Clearview Midlands July 2013 - Issue 140 - Page 65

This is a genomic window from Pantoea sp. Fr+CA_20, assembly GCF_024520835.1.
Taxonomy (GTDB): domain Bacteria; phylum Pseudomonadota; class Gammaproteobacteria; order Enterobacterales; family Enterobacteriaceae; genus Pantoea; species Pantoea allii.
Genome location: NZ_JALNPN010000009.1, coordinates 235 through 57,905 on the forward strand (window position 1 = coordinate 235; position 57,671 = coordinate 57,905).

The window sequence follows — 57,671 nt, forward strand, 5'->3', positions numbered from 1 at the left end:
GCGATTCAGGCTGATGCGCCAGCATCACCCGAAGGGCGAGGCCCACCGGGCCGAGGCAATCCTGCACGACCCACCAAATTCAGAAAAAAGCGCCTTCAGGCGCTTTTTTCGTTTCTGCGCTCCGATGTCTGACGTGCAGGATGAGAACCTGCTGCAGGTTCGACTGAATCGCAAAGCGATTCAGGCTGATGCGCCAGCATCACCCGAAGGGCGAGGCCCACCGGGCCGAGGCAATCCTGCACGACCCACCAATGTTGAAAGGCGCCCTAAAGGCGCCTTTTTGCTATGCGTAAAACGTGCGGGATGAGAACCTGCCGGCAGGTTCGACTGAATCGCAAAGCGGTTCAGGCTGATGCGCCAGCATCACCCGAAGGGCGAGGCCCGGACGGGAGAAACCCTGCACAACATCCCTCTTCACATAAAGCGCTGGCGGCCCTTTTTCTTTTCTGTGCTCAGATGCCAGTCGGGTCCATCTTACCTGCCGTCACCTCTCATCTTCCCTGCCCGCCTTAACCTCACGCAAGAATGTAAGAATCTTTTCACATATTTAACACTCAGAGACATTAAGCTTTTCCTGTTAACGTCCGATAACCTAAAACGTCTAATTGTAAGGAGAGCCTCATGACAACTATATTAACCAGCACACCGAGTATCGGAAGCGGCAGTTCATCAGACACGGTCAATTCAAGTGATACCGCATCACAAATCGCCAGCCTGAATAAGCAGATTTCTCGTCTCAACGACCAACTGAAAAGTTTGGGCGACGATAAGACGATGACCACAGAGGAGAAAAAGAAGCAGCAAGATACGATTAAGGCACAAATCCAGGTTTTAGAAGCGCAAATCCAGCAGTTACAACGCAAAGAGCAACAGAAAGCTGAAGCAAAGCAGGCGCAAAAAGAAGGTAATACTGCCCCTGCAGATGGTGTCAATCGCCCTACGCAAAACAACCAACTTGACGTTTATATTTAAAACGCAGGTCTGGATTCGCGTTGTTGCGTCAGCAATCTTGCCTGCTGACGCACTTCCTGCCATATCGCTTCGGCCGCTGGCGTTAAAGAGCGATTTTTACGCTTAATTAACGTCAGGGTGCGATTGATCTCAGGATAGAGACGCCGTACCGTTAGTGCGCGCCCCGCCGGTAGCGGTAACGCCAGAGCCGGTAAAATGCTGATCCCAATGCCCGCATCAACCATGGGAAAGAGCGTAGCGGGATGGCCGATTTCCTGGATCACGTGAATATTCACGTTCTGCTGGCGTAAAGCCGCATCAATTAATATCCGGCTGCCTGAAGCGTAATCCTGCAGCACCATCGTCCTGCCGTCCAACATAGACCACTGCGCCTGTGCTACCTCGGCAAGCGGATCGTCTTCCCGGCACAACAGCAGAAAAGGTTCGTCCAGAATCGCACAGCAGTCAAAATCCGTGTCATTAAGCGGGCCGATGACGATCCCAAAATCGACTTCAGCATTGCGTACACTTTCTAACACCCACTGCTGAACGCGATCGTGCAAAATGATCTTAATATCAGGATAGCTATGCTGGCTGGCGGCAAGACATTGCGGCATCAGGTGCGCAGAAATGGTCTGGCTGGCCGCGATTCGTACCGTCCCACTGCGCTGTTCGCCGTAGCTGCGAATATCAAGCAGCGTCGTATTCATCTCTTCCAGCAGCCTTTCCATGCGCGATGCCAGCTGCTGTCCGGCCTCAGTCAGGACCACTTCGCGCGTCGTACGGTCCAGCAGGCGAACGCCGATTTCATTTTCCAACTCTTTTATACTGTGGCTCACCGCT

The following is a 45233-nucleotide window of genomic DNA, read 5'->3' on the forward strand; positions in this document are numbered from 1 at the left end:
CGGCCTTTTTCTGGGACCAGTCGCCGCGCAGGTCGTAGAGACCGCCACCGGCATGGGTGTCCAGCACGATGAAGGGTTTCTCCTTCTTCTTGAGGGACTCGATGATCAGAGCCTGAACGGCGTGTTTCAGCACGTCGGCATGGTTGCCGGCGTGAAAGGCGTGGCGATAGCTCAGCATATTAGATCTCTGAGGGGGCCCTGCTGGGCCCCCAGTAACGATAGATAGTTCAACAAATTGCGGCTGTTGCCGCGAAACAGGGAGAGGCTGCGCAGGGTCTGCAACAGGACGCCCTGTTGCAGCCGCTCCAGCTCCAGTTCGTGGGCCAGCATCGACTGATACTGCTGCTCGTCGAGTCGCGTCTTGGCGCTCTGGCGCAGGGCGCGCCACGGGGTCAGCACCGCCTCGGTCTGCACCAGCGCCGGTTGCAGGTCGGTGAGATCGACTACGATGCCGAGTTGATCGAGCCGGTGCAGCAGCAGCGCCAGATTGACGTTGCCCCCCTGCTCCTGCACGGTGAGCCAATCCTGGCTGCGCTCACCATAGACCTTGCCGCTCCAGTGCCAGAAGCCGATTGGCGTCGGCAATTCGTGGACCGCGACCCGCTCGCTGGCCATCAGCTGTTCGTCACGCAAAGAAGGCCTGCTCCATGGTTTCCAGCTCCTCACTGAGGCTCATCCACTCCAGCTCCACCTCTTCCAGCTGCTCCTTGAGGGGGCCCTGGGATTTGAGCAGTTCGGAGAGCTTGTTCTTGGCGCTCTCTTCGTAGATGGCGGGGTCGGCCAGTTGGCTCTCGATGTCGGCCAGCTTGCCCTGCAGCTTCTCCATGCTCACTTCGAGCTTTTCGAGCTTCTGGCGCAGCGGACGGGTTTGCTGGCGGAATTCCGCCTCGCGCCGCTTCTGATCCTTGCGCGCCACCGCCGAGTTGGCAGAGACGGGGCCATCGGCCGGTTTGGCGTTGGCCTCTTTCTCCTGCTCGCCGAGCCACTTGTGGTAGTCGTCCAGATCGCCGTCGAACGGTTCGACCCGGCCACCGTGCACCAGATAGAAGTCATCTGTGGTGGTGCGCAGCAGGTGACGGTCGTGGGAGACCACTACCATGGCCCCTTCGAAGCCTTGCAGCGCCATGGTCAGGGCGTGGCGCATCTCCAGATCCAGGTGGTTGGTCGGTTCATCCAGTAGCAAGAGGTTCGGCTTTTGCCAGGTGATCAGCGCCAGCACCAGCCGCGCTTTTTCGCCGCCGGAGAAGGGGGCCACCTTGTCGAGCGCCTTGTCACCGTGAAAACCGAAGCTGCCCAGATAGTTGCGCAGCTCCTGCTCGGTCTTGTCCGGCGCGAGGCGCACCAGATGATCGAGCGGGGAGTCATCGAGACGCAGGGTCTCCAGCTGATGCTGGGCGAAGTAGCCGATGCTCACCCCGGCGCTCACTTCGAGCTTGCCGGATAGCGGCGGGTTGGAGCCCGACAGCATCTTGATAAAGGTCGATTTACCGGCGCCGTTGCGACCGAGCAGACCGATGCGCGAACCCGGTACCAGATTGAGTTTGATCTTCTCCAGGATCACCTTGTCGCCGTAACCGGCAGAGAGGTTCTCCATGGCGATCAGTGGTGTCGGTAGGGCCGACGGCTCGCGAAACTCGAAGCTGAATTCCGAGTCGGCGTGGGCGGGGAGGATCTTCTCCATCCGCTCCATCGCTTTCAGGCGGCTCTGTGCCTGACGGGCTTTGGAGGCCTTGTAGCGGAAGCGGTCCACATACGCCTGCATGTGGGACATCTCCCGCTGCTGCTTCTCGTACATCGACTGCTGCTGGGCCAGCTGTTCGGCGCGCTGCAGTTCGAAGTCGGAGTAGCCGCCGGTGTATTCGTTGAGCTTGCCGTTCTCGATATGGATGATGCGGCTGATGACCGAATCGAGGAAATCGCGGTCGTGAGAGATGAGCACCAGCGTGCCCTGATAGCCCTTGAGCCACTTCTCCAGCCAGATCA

BUSINESSNEWS FUNDING FOR LENDING DATA The Confederation of British Industry has responded to Funding for Lending data for the first quarter, which shows that net lending fell by £0.3 billion. This represented an improvement on the fall of £2.4 billion in the previous quarter. Matthew Fell, CBI Director for Competitive Markets, said: “Funding for Lending is reducing the cost of finance for businesses and households, despite disappointing lending figures overall. There are substantial headwinds hampering lending, including a lack of confidence amongst businesses and deleveraging by banks. “The banks are clear that their ability to lend has been improved by the scheme, and more small businesses are seeking fin ance as a result. “Funding for Lending is only one part of ensuring growing firms have the finance they need and businesses should also consider other available options, like equity finance or retail bonds.” The CBI recently published a guide to alternative finance for growing businesses that can be found at EXTENSION OF RED TAPE FREEZE FOR SMALL BUSINESSES The Confederation of British Industry responded to an announcement by Business Minister, Michael Fallon, that the Government will extend the small business exemption from new regulations for firms with fewer than 10 employees to firms with up to 50 employees. Hayley Conboy, CBI Principal Policy Adviser for Enterprise, said: “Regulation disproportionately affects smaller businesses, which lack specialist resources to manage it, so this extension to the moratorium will help free up more of these firms to focus on growth. “However, it does not apply to many new rules impacting on companies so must not distract from the need for the Government to always ‘think small first’ when designing regulations. This will ensure that all firms can comply without disproportionate cost.” Follow the CBI (@CBItweets) on Twitter MINISTER WELCOMES NEW CONSUMER CODES APPROVAL SCHEME UK-wide codes of practice, which protect consumers from poor trading practices and encourage businesses to showcase exemplary customer service, have been welcomed by Consumer Minister Jo Swinson. Speaking at the annual Trading Standards Institute conference, Jo Swinson praised the TSI for working with business and consumers to create a new Consumer Codes Approval Scheme. Under the voluntary and self-funded scheme, trade bodies can apply for their industry specific code to be approved by the Trading Standards Institute, which will strengthen industry selfregulation. The Minister said: “Treating consumers with good customer service and a willingness to go the extra mile are the hallmarks of a good business. The TSI approved logo will become a badge of distinction helping businesses enhance their reputation and attracting consumers to honest businesses who are raising their game and helping rebuild our economy. That is why I am delighted to endorse the new UK-wide consumer codes of conduct. “The new codes add to the host of reforms we have been introducing over the past year to empower consumers and coordinate enforcement against rogue traders, all without imposing unnecessary burdens on businesses.” The code applies to businesses ranging from energy to healthcare sectors. Businesses that subscribe to an approved trade body’s code will be required to provide consumer protection, including offering an ombudsman or arbitration to resolve disputes. Those that fail to comply once signed up could face fines or imprisonment. The Minister encouraged all sectors of industry to join more than 15,000 current subscribers and use the commercial opportunities available from advertising their good customer practice through the TSI Approved Code Logo. Jo Swinson also praised the work of the National Trading Standards Board, which successfully helped uncover fraud worth more than £139m in its first year of operation. Consumers will be able to look for the TSI Approved Code logo, or search a dedicated database at www.tradingstandards. for a member of an approved code in their area. To read more, visit JUL 2013 65